Pictured from left are Raymond O'Keefe, Warning Coordination Meteorologist NWS Albany NY; Minnie L. Wainer, award recipient, and Timothy Scrom, Observing Program Leader NWS Albany NY.
"Cooperative observers are the bedrock of weather data collection and analysis", said Gene Auciello, Meteorologist in Charge, of the Albany weather forecast office. "Satellites, high-speed computers, mathematical models, and other technological breakthroughs have brought great benefits to the Nation in terms of better forecasts and warnings. But without the century-long accumulation of accurate weather observations taken by volunteer observers, scientists could not begin to adequately describe the climate of the United States. We cannot thank Mrs. Wainer enough for her years of service to America."
Mrs. Wainer began her record-keeping in Ellenville on July 1, 1957. At the end of each month, she submits daily rainfall and river level information measured at her home to the National Weather Service in Albany. This uninterrupted flow of weather data has proven critical for establishing a climate record of floods, droughts, and rainfall in Ellenville. This is Mrs. Wainer’s second National Weather Service award. On October 13, 1993 she received the John Campanius Holm Award for outstanding accomplishments in the field of cooperative observations.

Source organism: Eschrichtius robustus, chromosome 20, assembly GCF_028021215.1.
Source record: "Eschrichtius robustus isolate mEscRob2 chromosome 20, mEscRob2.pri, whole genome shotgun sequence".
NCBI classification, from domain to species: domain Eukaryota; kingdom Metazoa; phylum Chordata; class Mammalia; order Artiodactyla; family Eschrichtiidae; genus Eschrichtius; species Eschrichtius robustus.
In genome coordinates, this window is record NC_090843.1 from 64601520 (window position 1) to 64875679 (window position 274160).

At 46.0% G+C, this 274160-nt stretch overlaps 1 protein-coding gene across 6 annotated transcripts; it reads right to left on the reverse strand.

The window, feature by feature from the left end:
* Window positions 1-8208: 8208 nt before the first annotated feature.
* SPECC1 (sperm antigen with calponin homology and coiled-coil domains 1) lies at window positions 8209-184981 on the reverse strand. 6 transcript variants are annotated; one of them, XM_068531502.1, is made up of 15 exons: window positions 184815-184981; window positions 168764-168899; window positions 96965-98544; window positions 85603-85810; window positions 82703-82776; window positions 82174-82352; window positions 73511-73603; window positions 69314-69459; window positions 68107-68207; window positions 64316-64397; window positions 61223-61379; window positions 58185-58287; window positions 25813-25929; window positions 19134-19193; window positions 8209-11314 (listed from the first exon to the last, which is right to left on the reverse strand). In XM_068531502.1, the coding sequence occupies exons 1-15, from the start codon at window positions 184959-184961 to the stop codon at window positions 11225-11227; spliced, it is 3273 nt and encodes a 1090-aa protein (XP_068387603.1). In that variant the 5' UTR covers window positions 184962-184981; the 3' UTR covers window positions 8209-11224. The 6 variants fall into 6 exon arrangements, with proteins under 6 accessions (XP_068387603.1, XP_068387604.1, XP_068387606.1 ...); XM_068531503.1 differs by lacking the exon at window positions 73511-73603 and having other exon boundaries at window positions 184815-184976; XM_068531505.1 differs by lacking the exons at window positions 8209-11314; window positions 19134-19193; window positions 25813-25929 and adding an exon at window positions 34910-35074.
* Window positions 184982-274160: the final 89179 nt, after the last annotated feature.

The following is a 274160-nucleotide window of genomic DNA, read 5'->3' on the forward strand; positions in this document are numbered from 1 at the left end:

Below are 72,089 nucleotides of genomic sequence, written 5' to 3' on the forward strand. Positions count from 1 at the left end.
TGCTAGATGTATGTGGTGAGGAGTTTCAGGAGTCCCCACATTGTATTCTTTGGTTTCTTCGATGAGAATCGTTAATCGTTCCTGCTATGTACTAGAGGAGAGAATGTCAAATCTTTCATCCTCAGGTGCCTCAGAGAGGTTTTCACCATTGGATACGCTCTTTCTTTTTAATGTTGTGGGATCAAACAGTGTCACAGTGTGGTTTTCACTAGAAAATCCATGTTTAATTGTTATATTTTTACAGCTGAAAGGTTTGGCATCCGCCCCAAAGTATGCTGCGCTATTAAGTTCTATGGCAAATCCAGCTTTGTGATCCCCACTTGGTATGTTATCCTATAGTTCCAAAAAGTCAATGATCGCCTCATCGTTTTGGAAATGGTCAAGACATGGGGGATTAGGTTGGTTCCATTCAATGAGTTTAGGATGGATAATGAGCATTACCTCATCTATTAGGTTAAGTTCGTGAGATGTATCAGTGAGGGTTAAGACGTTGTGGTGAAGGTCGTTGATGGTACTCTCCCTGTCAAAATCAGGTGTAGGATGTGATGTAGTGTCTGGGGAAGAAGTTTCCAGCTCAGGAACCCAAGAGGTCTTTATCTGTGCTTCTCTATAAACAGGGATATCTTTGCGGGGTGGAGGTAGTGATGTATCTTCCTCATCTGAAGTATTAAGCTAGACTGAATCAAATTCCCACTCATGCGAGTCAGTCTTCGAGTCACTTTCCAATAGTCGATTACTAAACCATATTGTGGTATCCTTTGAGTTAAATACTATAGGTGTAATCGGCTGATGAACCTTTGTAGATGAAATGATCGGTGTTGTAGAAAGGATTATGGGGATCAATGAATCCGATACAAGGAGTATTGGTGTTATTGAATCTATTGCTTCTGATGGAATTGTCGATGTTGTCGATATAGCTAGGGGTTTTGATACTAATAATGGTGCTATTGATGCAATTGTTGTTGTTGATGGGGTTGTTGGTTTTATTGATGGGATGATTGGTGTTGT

The Stoll Award is given to observers who complete 50 years of continuous weather observations. The award is named for Edward H. Stoll, an observer in Elwood, Nebraska for over 76 years. He was the first to receive the award created in 1975.
The National Weather Service’s Cooperative Weather Observer Program has given scientists and researchers continuous observational data since the program’s inception more than a century ago. Today, some 11,700 volunteer observers participate in the nationwide program to provide daily reports on temperature, precipitation and other weather factors such as snow depth, river levels and soil temperature.
Many historic figures have also maintained weather records, including Benjamin Franklin, George Washington and Thomas Jefferson. Jefferson maintained an almost unbroken record of weather observations between 1776 and 1816. Washington took weather observations until just a few days before he died.